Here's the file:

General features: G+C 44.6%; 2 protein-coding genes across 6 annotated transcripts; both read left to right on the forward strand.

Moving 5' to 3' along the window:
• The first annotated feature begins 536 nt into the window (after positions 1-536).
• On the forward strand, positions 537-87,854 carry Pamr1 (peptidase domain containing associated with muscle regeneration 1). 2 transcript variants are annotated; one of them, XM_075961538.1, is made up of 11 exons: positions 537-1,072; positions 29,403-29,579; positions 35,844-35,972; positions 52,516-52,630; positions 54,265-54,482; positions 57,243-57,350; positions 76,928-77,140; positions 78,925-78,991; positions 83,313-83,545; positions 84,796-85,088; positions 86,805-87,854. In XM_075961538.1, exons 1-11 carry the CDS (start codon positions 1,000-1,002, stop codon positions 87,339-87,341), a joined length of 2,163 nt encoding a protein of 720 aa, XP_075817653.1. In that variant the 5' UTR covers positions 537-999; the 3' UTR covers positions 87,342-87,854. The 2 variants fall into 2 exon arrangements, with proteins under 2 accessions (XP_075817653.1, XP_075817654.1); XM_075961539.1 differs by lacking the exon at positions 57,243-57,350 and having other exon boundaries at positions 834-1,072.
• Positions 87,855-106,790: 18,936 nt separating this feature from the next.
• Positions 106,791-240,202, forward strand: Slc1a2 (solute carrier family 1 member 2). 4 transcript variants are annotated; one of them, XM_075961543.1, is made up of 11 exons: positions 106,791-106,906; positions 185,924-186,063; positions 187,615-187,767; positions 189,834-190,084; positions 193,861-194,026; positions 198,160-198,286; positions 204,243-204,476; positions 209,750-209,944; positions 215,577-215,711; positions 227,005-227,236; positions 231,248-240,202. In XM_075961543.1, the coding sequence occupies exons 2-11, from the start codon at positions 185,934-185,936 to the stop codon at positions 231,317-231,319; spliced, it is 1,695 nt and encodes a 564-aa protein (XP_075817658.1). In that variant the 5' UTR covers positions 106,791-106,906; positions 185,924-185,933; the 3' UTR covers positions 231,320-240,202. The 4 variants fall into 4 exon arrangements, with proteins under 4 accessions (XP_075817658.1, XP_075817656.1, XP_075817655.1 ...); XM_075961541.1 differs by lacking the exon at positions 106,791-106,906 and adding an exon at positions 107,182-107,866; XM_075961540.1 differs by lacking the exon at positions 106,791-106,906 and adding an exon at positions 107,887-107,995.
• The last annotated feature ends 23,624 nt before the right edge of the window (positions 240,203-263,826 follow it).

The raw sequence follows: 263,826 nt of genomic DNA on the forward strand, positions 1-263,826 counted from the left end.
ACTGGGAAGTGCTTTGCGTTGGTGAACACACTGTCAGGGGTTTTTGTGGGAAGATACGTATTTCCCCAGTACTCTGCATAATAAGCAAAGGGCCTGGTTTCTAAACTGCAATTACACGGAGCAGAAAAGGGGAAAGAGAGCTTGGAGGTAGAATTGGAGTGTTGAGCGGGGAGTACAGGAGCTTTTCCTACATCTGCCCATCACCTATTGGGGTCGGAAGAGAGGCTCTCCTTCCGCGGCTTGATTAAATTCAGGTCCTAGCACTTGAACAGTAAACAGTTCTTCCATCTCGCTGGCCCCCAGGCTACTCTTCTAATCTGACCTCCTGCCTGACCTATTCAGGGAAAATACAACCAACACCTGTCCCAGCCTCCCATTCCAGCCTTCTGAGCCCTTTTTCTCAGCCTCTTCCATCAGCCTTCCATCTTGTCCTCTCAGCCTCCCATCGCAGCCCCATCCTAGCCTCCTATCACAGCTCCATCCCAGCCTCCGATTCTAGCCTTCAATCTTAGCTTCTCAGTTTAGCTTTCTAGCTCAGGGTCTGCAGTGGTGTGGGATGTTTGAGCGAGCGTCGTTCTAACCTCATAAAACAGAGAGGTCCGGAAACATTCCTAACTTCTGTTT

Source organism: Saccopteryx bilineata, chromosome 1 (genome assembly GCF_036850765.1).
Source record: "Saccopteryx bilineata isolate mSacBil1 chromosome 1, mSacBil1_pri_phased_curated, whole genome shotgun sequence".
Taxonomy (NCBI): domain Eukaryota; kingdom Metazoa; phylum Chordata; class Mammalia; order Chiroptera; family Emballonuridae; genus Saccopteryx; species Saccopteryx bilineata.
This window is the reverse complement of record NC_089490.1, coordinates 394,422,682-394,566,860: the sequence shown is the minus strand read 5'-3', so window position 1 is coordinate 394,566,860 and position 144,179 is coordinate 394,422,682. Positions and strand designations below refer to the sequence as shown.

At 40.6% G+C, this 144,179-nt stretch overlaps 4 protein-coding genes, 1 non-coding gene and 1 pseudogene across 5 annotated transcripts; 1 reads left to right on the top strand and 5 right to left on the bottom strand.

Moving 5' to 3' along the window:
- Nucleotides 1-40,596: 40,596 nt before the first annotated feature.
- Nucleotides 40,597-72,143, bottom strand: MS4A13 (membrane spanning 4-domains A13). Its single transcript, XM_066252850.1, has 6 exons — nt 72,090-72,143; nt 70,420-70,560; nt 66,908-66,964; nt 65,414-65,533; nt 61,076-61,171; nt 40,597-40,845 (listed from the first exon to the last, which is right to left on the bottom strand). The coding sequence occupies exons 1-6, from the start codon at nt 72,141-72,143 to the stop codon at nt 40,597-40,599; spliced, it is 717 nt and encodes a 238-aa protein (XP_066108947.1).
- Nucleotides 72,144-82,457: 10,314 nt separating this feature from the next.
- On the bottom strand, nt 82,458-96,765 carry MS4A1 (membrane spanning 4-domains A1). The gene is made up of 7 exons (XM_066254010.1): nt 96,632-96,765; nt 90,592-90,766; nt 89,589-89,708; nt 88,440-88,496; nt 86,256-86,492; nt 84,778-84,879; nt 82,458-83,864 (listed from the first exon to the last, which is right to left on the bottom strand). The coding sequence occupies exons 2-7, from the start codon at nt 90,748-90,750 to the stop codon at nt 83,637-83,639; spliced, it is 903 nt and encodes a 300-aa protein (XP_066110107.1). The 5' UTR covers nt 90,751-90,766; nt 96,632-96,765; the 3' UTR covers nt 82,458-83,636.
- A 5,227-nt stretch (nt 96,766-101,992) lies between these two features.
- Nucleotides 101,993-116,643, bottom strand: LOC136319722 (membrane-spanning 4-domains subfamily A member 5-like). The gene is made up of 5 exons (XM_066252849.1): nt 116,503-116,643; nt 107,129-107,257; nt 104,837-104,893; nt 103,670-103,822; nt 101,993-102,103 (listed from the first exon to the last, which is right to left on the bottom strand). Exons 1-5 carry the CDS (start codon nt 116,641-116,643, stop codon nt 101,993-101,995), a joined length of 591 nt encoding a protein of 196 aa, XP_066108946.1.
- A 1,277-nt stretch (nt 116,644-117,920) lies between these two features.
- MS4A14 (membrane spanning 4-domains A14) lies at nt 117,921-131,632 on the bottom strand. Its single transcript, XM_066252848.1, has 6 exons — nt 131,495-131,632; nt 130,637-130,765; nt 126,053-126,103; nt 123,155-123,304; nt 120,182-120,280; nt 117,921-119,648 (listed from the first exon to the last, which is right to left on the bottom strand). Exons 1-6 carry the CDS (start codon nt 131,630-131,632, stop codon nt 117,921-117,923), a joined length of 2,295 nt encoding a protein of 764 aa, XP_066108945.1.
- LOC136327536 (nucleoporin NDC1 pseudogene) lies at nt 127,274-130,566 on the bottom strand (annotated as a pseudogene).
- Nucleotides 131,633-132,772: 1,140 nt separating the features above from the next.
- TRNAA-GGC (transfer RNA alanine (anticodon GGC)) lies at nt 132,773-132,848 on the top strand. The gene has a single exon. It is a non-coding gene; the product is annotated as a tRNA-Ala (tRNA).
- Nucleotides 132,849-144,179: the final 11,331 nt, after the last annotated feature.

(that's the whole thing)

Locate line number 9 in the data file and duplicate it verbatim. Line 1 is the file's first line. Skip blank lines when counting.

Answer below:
ACTGGGAAGTGCTTTGCGTTGGTGAACACACTGTCAGGGGTTTTTGTGGGAAGATACGTATTTCCCCAGTACTCTGCATAATAAGCAAAGGGCCTGGTTTCTAAACTGCAATTACACGGAGCAGAAAAGGGGAAAGAGAGCTTGGAGGTAGAATTGGAGTGTTGAGCGGGGAGTACAGGAGCTTTTCCTACATCTGCCCATCACCTATTGGGGTCGGAAGAGAGGCTCTCCTTCCGCGGCTTGATTAAATTCAGGTCCTAGCACTTGAACAGTAAACAGTTCTTCCATCTCGCTGGCCCCCAGGCTACTCTTCTAATCTGACCTCCTGCCTGACCTATTCAGGGAAAATACAACCAACACCTGTCCCAGCCTCCCATTCCAGCCTTCTGAGCCCTTTTTCTCAGCCTCTTCCATCAGCCTTCCATCTTGTCCTCTCAGCCTCCCATCGCAGCCCCATCCTAGCCTCCTATCACAGCTCCATCCCAGCCTCCGATTCTAGCCTTCAATCTTAGCTTCTCAGTTTAGCTTTCTAGCTCAGGGTCTGCAGTGGTGTGGGATGTTTGAGCGAGCGTCGTTCTAACCTCATAAAACAGAGAGGTCCGGAAACATTCCTAACTTCTGTTT